I ran out of time by this point, so I simply ended by sharing a couple angelic experiences of my own and bearing my testimony of the reality of angels.

As fantastic and incredible as these angelic experiences are, mortals can serve angelic roles too. The Aaronic priesthood requires that we engage in the ministering of angels. Even though it would be amazing for a glorified person in white to come up to you and say “everything’s going to be ok,” it is just as powerful to have an ordinary person in jeans to come up to you and say “everything’s going to be ok.” We can, and should be angels in each others’ lives. Giving inspired priesthood blessings is one of the best ways we can serve as angels to others and be a conduit for God’s revelation.

Additional Tidbits

Covenant Treaty Pattern

For those few interested in ancient covenant-making practices, section 84 fits an ancient covenant treaty pattern pretty well. In other words, this section follows the same pattern of covenant making found in the Bible and the ancient Near East. No wonder it’s called The Oath and Covenant of the Priesthood. Joseph Smith must have been really lucky if he made that up.


Singing with the Tongue of Angels

You should read Book of Mormon Central’s KnoWhy on Speaking with the Tongue of Angels for more information, but basically, the end of D&C 84 makes the same promise as 2 Nephi 32:2

Speaking with the Tongue of Angels means that you can entered into the Divine Council and have entered the presence of God. You are associating with, and speaking with, angels. literally.

D&C 84:98 talks about how if you are faithful, you will eventually know God. You will be filled with the knowledge of God. You will see the Lord face to face (“eye to eye”). This is a typical heavenly ascent pattern. Once you obtain knowledge, you can enter the presence of God. Once admitted into the divine council, you can speak/sing with the tongue of angels. And what do you know, what comes right after verse 98? AN ANGELIC SONG. LITERALLY.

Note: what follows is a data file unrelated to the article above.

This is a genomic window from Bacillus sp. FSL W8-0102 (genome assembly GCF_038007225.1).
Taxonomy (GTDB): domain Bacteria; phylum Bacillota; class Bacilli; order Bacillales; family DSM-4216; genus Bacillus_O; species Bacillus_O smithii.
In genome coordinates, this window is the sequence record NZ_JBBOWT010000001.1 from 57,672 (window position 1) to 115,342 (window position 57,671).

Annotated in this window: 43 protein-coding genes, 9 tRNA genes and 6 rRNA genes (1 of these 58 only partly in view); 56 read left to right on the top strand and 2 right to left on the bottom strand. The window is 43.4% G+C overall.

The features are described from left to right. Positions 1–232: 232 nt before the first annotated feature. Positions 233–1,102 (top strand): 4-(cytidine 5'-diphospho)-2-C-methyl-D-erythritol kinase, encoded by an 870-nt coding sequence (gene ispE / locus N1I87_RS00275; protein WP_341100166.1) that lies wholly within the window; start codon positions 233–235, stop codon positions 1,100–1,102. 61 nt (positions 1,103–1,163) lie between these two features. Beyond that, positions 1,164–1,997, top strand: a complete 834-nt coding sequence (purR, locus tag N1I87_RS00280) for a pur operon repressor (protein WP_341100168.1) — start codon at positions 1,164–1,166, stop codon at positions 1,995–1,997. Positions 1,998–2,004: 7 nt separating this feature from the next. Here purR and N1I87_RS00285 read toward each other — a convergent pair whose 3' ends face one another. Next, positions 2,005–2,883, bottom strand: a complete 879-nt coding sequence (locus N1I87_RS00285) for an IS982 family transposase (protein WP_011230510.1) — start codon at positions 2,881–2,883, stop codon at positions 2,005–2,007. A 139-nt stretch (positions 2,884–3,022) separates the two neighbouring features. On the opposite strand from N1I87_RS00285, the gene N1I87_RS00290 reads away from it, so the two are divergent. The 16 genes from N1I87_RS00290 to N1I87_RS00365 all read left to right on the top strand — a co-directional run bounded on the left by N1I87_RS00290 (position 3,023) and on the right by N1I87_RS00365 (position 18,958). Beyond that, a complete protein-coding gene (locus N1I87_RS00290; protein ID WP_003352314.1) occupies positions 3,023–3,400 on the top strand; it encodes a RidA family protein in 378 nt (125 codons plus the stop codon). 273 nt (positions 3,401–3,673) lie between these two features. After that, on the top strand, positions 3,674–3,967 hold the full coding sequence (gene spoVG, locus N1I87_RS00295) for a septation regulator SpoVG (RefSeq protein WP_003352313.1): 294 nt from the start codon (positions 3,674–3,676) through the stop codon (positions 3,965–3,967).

They even typeset this section of D&C in verse instead of in prose. I haven’t done a lot of research on this one, but I don’t think this is a direct quote from any Old or New Testament scripture. I think this is God’s song. This is the song that all shall sing when they enter the presence of God and it’s beautiful. It’s reminiscent of the Song of the Sea in Exodus and songs in Isaiah.





Star Trek Fan Theory: The Nephites were part of the Obsidian Order

Yup. You heard it. That’s right. Book of Mormon tribes were part of the Obsidian Order. All the sci-fi, fantasy, and religion worlds are coming together and it’s more than I can handle.

Except. It’s not as likely that the Nephites were involved in the Obsidian Order of the Star Trek universe, as much as the Obsidian Order of Mayan priesthood.

What is the Obsidian Order?

The Obsidian Order is a newly discovered class of Mayan priesthood. These guys were labeled as Taaj or “obsidian” because they were heavily involved in Mayan ritual such as blood-letting and sacrifice. These lovely and wholesome family activities often required the use of obsidian blades.[1]


Members of the obsidian order weren’t strictly “priests,” but rather special agents of the state. They helped officiate sacrifices and holiday rituals, they wrote texts, and they calculated astronomical sciences.[2] They also transmitted specialized knowledge, serving advisory roles in the king’s court and to the youth.[3]

The Discovery of the Obsidian Order

A brand new article from the Cambridge journal Ancient Mesoamerica has brought the Obsidian Order to light for the first time, based off of newly discovered murals in Xultun, Guatemala. These new murals drastically increased our understanding of priesthood in ancient Mesoamerica.

Up until recently, much of the discussion around Mayan religion was centered around shamanism, a largely un-centralized and un-bureaucratic system. However, these new murals add to our understanding of a more structured priesthood organization within Mayan religion.

The Details of the Murals